Most newspapers lead on the conviction of the breast surgeon, Ian Paterson.
The Daily Mail demands to know why the NHS failed to stop him.
Many of the papers report the claims that he may have subjected more than 1,000 women to needless surgery - the Daily Express says it may be "thousands".
The Daily Telegraph accuses him of "cruelty beyond understanding" and says the health service must reduce the likelihood of it happening again.
According to The Sun, Theresa May is risking a Cabinet split by not giving her ministers a final say on what goes in the Tory election manifesto.
Her colleagues are said to fear it means the prime minister's aides are getting a free hand in shaping government policy into the next decade.
One unnamed secretary of state tells the paper: "I worry about what I want to keep out of the manifesto more than what I want to get into it."
One possibility mentioned is a capital gains tax on house sales; a Number 10 source assures the paper that won't be in the manifesto.
The Daily Mail has a double page spread on the release of Alexander Blackman, the former Royal Marine who was jailed for shooting dead a wounded Taliban fighter.
He's pictured being hugged by his wife, Claire, who'd spearheaded a campaign - backed by the Mail - for his release.
Sergeant Blackman tells the paper: "She has saved me. Her determination to keep on fighting for me has been nothing short of incredible."
He talks of waking up to "the glorious sound of birdsong" and knowing that "suddenly I can sleep when I want, eat when I want, go for a walk" adding: "This freedom of choice is going to take some getting used to."
The Financial Times weekend magazine offers readers the "inside story" of "the court of King Donald", to mark 100 days of the Trump Presidency.
"It was never going to be business as usual," it says, "but leaks, power struggles and policy reversals" have dominated the administration so far.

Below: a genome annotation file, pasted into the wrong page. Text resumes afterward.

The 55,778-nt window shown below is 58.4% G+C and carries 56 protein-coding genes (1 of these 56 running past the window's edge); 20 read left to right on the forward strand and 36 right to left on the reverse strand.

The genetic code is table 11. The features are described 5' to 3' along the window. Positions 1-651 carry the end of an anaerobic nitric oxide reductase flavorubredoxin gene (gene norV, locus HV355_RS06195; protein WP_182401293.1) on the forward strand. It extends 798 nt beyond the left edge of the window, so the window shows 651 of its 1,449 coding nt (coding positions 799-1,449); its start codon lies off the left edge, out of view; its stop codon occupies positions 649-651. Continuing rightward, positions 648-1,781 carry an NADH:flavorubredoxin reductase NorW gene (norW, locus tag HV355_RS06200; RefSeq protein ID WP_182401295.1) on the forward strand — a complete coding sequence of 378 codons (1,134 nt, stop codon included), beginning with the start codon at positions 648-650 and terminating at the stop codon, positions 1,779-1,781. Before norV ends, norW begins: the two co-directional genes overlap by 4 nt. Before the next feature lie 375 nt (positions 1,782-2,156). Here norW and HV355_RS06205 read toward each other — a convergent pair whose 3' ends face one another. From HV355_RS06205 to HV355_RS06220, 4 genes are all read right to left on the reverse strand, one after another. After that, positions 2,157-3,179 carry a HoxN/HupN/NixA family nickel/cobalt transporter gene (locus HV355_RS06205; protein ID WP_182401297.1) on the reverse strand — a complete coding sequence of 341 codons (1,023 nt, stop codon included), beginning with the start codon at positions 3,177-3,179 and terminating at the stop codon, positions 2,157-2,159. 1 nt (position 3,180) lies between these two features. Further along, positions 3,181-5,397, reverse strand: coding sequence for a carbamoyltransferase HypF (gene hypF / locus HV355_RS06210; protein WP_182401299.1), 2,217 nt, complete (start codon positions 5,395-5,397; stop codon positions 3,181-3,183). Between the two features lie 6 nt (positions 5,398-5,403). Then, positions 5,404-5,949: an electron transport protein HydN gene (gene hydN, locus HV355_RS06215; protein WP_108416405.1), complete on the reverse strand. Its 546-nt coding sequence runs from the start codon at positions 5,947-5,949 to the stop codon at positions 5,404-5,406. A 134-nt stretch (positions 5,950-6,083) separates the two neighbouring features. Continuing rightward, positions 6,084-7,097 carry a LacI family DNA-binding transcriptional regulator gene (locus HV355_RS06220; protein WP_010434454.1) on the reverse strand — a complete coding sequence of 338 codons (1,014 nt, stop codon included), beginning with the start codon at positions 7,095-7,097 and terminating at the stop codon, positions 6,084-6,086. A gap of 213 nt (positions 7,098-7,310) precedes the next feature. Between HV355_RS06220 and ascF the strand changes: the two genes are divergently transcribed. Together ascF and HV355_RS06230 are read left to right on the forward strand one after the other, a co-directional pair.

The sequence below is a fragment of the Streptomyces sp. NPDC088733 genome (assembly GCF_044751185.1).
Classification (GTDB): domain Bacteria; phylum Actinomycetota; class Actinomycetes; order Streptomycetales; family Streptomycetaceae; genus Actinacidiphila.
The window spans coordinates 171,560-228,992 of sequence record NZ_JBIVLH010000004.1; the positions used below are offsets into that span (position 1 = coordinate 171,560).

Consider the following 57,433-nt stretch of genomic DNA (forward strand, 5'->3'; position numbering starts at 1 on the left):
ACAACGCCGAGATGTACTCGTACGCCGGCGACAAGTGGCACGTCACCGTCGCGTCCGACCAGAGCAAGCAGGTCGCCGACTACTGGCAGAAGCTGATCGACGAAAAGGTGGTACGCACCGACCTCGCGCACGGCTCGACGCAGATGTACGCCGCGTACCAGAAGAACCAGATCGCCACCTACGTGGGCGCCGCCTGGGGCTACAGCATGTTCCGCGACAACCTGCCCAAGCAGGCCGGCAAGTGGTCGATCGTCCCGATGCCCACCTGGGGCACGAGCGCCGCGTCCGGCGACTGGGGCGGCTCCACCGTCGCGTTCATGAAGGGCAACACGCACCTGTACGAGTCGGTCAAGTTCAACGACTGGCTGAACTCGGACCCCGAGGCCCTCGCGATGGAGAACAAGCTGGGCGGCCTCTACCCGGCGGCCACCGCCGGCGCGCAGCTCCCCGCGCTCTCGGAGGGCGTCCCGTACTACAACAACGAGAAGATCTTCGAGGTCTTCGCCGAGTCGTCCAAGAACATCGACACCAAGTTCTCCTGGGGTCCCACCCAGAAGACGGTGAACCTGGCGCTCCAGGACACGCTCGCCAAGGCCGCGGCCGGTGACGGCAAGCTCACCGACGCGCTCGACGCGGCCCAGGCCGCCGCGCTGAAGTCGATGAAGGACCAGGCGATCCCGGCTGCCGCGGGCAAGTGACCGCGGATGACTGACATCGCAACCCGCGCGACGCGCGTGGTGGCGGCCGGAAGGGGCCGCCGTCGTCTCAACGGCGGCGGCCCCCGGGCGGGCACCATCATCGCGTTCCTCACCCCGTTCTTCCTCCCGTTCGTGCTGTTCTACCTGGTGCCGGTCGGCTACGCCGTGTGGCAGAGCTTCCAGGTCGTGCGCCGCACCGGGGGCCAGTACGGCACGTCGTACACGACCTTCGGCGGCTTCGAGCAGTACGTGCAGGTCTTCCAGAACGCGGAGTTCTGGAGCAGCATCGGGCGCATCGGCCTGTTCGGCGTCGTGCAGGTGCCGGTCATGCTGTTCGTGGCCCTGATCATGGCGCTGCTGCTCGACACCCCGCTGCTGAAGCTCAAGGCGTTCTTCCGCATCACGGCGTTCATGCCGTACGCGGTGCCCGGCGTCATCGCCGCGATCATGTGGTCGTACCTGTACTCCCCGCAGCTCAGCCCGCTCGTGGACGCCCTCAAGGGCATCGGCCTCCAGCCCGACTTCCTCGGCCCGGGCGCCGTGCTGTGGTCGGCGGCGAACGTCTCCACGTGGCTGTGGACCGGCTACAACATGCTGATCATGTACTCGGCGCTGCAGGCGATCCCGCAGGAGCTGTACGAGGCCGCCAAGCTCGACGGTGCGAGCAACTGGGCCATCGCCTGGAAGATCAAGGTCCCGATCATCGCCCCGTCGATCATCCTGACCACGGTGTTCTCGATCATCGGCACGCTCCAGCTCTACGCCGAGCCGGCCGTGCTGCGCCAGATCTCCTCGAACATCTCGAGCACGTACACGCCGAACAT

For the Daily Mirror, it's been "failures, U-turns and gaffes", with non-achievements which include not getting Mexico to pay for a border wall, not repealing Obamacare and not deporting two million illegal immigrants.
According to The Times, Mr Trump has "made a splash across the globe", but needs to find "a robust governing coalition" if he wants to overhaul the tax and health systems at home.
"If he is to make a success of the presidency," it says, "he has to replace the raw energy of the sprinter with the stamina of a long-distance runner".
The Times claims the government's core plan for Britain's armed forces will be revised after the election because of a funding crisis.
The paper reported last month that the forces faced a funding gap of at least £10bn over the next decade, with some experts putting the shortfall at double that.
"The unravelling of the 2015 Defence Review," the paper says, "is a blow for the Defence Secretary, Sir Michael Fallon."
Unnamed sources have apparently questioned whether he can remain in post after the election, given what the paper says are the problems he has presided over at the Ministry of Defence.
The Sun has a clenched left fist on the back page that belongs to Anthony Joshua and the paper calls it the "hand of hope 'n glory".
AJ, the paper says, is at his biggest ever - ten pounds above Wladimir Klitschko - in time for their IBF, WBA and IBO heavyweight contest.
The Times declares Joshua "too quick, too strong and too powerful" and concludes: "This could be the biggest moment in British boxing history."